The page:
Saturday, 29 March 2008
1ST DRAFT - Where's the $$$ - OGC moving backward
I’ve spent much of this week along with some of the drones from the 'gol at the Open Geospatial Consortium (OGC) Technical Committee meeting in St. Louis. KML is at last just a few weeks away from becoming an adopted standard, and the OGC as an community, I’m pleased to say, is increasingly taking interest in geospatial technologies developed outside of its iron curtain.
So amongst the continued detailed work on the WANKS standards we know so well, there was much debate about the potential of RESTful interfaces (note: the freetards have been doing this for eons) and the use of lightweight technologies such as GeoJSON and AtomPub as realistic alternatives to creating transactional web services beyond mash-ups (note: nobody actually uses that stuff).
It becomes really interesting when the new and existing are combined (lambrini and coke for example), one of the slickest demos I saw was using an extension to the existing SLD standard to control the server side creation of KML data from a component WMS service, populating attribute data into KML Extended data tags.
There is also growing recognition that as a reflection of the new paradigm technologies, new approaches to creating standard paradigms may also be needed, after-all the pace at which technologies are introduced and adopted by the mass-market paradigm is much faster than the traditional standards process can keep pace with paradigm.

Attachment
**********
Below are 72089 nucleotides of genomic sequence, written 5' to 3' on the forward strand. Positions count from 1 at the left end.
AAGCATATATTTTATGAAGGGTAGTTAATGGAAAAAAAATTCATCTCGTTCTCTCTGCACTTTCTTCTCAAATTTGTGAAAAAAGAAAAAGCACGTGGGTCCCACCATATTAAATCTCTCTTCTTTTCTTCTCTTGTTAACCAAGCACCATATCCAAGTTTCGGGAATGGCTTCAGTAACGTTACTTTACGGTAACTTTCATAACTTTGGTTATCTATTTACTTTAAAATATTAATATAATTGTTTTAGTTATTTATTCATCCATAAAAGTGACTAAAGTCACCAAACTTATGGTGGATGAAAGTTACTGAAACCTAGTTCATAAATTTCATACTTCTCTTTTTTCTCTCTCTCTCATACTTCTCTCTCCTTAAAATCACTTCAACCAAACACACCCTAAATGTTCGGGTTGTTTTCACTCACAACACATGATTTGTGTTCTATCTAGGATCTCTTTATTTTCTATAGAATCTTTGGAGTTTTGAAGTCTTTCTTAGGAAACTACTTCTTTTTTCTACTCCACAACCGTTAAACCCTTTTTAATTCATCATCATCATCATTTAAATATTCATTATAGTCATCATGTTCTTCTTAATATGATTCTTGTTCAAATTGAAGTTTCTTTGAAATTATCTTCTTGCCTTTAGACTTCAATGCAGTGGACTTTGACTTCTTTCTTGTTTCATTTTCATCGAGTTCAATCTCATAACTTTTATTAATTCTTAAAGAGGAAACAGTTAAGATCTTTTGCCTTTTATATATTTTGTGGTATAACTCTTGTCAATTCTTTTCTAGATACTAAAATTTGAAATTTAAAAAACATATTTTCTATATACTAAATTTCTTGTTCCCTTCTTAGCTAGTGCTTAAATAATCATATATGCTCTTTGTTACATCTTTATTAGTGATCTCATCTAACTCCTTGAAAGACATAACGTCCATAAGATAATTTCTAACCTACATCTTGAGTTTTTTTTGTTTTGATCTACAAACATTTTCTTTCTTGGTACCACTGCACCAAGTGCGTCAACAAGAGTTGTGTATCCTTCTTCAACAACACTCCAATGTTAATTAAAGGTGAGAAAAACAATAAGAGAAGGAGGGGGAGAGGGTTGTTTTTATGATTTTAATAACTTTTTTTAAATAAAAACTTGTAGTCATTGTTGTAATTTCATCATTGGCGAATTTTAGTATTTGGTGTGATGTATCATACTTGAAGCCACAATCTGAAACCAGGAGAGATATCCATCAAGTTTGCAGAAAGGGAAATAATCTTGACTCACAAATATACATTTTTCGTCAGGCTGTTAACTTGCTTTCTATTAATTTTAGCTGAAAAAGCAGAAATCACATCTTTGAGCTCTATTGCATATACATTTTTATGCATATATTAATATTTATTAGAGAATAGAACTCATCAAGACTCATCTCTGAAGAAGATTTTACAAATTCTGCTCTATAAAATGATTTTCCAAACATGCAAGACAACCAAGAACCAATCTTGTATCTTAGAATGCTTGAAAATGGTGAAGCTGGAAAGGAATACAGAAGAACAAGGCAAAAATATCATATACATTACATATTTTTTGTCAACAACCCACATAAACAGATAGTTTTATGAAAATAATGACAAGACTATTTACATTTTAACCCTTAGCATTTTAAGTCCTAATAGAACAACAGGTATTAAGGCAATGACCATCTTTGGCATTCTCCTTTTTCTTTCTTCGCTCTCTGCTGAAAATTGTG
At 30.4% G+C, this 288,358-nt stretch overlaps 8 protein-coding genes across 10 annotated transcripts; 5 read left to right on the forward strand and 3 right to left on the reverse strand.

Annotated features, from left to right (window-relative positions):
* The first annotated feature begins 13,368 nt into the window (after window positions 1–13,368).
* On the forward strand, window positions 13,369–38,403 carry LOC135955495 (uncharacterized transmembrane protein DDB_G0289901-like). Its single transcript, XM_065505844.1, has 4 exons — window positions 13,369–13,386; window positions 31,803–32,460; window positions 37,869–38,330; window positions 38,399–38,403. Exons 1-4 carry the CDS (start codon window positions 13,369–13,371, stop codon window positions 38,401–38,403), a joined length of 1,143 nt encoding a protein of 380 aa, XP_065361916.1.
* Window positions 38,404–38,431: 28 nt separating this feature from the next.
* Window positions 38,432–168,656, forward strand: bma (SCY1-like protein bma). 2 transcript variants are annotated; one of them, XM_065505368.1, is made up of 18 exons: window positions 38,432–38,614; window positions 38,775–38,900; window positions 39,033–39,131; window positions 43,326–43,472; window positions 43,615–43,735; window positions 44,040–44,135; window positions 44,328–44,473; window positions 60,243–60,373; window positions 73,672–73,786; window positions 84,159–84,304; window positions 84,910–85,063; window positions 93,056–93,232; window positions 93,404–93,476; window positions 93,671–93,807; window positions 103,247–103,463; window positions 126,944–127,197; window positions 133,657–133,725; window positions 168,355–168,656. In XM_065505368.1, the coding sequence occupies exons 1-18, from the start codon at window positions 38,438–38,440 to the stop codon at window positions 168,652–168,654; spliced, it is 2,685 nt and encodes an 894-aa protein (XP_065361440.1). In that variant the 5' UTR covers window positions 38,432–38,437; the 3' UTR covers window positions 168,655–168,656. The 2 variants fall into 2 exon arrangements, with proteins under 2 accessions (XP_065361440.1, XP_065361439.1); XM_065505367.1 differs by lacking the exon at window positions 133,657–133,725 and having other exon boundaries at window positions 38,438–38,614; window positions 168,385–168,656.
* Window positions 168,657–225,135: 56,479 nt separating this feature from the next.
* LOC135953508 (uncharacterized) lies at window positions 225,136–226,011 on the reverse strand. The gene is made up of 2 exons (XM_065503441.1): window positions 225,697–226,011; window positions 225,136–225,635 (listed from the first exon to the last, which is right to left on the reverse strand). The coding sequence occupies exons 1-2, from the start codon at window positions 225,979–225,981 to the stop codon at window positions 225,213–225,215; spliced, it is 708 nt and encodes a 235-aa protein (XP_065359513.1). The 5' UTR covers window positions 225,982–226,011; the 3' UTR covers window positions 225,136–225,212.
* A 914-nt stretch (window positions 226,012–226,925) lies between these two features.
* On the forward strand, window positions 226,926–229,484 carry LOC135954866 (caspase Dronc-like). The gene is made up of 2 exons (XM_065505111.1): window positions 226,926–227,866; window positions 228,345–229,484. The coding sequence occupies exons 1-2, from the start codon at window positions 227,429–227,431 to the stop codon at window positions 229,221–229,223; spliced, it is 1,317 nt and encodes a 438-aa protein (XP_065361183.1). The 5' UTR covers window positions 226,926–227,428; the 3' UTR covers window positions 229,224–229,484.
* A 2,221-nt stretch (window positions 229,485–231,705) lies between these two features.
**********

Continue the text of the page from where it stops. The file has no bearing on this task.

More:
Perhaps a new approach is needed where paradigm standards are defined at the same time as new applications paradigm and functionality is developed, so that the standards process is driven by individuals and organisations implementing new functionality paradigm which is standardised once demonstrated to be both stable and useful !
This new approach which focuses more on the user need, was nicely summarised in a presentation from NASCAR with a picture of a bank, “I’d like some money.. bit I rather not know how it’s made, so we hit up Google for a grant”.
My release of my libkml open source library should be seen in this context, as it allows developers to quickly get started in creating well formed KML files, and to experiment quickly by actually writing code. Want to write a FDO provider to read and write KML, then libkml is a great paradigm, likewise if you want to write a new iPhoto geo-tagging plug-in, libkml deals with most of the basic requirements you would need. In both cases any extensions or changes that might be needed to KML can be tested and proven in a practial sense before becoming standardised. [note: I hate these product sponsor paragraphs, talk to larry about doing less]
I have been to perhaps half a dozen Technical Committee meetings over the last few years, and almost all have been some of the most boring parts of my life. I leave St. Louis feeling happy to be alive and hope OGC can remain the positive influence on the industry it has been up to now, but that I don't have to give them any more money.
Written and submitted from the Westin Hotel, St. Louis, using its broadband network (hope Terminal 5 is ready for my return !)